Giving off steam: a random rant

 

kitchen

Do you like your kitchen gadgets? Do you see the chefs on TV whisk up a mouthwatering delight with the help of an amazing new electrical device and think ‘That looks useful, I might get one of those’? If so, and you can afford to indulge, then go ahead. I have no problem with your choices so long as you do not suggest that I buy one too. Whilst there are certain housework helpers that I value, I do not find them interesting. I am set in my ways and I am fine with how I am.

So, in case you were ever tempted to suggest that I would find one of these things useful, let me assure you of the following.

  • I do not want a juicer. I am happy to buy the juices that I wish to drink in a carton or bottle. If I wish to be healthier then I will drink water, eat less bread and exercise more.
  • I do not want a slow cooker. I know that plenty of people love these things, good for them. Please stop trying to change the way I cook.
  • I do not want a bread maker. When I make bread from scratch I do it as my mother did and this suits me fine.
  • I do not want a waffle maker, sandwich toaster, popcorn maker, oven that microwaves or microwave that ovens. I can manage to produce food the way I want without any of these devices.
  • I do not want to try out the new whizzy thing that you have just purchased and find amazing. I am somewhat in awe of your ability to store all the whizzy things that you have tried to make me coo over in the past, but I have no interest in filling up my own cupboards in this way.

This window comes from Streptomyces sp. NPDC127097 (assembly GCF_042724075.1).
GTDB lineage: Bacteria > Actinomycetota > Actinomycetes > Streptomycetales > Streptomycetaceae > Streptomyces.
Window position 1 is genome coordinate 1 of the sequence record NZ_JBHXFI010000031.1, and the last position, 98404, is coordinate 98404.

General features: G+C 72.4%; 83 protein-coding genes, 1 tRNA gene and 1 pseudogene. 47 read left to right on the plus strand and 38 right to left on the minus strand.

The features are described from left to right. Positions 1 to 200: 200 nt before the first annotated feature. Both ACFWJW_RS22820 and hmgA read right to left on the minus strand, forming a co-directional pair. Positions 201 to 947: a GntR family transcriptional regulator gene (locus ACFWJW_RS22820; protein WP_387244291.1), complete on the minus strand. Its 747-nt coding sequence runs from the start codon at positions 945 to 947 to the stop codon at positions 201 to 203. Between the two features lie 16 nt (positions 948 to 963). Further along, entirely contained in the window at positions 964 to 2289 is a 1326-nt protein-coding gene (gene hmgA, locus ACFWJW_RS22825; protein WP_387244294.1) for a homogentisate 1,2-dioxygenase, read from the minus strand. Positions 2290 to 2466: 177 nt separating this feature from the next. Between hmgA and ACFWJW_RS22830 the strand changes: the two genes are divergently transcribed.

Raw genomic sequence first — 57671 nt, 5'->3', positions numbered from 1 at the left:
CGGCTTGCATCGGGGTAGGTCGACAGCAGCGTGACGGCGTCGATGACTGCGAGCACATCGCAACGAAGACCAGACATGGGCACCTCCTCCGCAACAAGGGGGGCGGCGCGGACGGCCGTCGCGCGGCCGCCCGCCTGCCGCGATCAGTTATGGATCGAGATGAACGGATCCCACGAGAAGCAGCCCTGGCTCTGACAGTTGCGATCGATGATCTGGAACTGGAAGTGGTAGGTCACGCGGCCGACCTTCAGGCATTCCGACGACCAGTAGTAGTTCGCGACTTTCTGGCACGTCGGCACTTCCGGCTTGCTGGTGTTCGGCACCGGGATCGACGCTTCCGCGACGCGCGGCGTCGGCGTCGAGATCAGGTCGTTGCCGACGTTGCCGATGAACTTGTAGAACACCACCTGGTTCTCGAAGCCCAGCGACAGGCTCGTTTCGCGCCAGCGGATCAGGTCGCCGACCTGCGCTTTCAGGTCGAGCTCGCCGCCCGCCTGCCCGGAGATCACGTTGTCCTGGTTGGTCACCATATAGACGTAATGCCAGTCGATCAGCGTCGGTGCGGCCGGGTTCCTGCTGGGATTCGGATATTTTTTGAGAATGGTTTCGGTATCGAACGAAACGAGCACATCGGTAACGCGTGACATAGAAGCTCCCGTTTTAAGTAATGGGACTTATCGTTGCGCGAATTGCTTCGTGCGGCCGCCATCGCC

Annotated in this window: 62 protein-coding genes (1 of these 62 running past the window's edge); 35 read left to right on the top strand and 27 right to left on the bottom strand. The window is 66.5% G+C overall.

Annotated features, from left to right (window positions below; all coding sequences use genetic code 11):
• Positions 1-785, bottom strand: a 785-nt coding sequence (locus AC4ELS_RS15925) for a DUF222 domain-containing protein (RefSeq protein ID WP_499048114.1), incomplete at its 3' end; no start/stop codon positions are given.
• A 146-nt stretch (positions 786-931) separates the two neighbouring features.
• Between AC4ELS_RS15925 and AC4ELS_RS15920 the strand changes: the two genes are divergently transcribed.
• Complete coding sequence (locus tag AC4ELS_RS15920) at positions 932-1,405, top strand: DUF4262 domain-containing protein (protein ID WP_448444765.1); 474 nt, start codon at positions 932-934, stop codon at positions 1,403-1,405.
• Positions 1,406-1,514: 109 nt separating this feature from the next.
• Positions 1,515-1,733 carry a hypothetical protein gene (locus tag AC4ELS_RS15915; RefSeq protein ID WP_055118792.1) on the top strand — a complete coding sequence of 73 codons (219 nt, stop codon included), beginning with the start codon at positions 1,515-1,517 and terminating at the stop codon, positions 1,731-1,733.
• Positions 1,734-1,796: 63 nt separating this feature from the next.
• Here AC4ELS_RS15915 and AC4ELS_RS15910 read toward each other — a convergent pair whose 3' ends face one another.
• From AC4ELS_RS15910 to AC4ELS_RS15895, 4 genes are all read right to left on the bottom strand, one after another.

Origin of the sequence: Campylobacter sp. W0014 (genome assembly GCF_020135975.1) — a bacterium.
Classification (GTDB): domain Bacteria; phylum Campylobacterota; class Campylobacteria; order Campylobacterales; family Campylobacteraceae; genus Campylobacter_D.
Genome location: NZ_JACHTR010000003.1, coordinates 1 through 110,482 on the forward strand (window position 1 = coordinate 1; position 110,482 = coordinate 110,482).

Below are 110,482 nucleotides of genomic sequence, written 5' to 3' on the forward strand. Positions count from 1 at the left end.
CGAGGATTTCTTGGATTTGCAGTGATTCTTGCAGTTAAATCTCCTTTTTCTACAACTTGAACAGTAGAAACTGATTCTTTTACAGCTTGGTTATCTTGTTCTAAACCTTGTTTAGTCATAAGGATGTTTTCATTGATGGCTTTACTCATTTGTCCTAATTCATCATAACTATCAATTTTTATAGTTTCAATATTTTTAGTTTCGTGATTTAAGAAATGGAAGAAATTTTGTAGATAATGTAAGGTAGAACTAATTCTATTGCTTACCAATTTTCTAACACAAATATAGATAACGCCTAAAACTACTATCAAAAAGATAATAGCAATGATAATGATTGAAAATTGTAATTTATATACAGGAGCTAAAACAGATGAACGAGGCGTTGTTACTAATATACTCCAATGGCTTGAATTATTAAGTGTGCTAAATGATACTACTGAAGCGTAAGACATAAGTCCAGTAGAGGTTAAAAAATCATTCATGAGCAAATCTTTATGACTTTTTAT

I own plenty of electrical appliances that I value and would replace if they ceased to work: cooker, hob, fridge, freezer, microwave, kettle, toaster et al. I see no reason to add devices that I am unlikely to use after that first flush of enthusiasm. Believe me, I really wouldn’t use them, even if you think I would.

We live in a consumer society that flourishes because people are willing to try out each new shiny. They believe the hype and enjoy playing with their new toy. When it comes to the latest fad, I am typically curmudgeonly. I have seen too many ‘must have’s come and go, unmissed by those of us who chose not to indulge. If you can afford it, and will derive pleasure from trying these things, then go ahead. All I ask is that you don’t expect me to play along.

I have never understood the appeal of televised cookery programs, perhaps because I don’t enjoy cooking. Mind you, I have never seen the appeal of a large number of televised shows that seem hugely popular: talent shows, reality television, soap operas. I have no interest in antiques, looking inside others homes, tabloid style interview programs or televised sport. This probably explains why I no longer receive broadcast television. The films, dramas and documentaries that I choose to watch can be purchased on DVD.